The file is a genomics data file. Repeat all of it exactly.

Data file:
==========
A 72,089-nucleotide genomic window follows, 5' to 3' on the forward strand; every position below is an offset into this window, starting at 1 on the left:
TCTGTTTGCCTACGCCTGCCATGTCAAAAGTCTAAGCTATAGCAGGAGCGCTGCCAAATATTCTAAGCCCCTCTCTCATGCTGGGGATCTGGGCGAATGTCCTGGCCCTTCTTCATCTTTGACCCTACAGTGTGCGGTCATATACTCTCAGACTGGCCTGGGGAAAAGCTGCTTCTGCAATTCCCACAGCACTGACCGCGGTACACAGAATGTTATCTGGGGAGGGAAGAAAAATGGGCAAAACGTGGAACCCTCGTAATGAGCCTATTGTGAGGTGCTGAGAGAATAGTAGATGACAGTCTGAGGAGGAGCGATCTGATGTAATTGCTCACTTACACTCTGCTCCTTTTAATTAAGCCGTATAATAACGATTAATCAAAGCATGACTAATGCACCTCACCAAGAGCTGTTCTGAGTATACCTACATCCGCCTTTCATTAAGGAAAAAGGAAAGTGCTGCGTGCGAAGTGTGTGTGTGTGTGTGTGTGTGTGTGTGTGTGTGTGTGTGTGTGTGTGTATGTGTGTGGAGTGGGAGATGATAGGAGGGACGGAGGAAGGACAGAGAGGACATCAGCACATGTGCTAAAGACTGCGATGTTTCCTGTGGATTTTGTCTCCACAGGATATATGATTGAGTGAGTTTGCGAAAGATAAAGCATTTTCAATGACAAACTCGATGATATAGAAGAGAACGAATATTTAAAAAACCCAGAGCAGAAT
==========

A 72,089-nucleotide genomic window follows, 5' to 3' on the forward strand; every position below is an offset into this window, starting at 1 on the left:
TCTGTTTGCCTACGCCTGCCATGTCAAAAGTCTAAGCTATAGCAGGAGCGCTGCCAAATATTCTAAGCCCCTCTCTCATGCTGGGGATCTGGGCGAATGTCCTGGCCCTTCTTCATCTTTGACCCTACAGTGTGCGGTCATATACTCTCAGACTGGCCTGGGGAAAAGCTGCTTCTGCAATTCCCACAGCACTGACCGCGGTACACAGAATGTTATCTGGGGAGGGAAGAAAAATGGGCAAAACGTGGAACCCTCGTAATGAGCCTATTGTGAGGTGCTGAGAGAATAGTAGATGACAGTCTGAGGAGGAGCGATCTGATGTAATTGCTCACTTACACTCTGCTCCTTTTAATTAAGCCGTATAATAACGATTAATCAAAGCATGACTAATGCACCTCACCAAGAGCTGTTCTGAGTATACCTACATCCGCCTTTCATTAAGGAAAAAGGAAAGTGCTGCGTGCGAAGTGTGTGTGTGTGTGTGTGTGTGTGTGTGTGTGTGTGTGTGTGTGTGTGTATGTGTGTGGAGTGGGAGATGATAGGAGGGACGGAGGAAGGACAGAGAGGACATCAGCACATGTGCTAAAGACTGCGATGTTTCCTGTGGATTTTGTCTCCACAGGATATATGATTGAGTGAGTTTGCGAAAGATAAAGCATTTTCAATGACAAACTCGATGATATAGAAGAGAACGAATATTTAAAAAACCCAGAGCAGAAT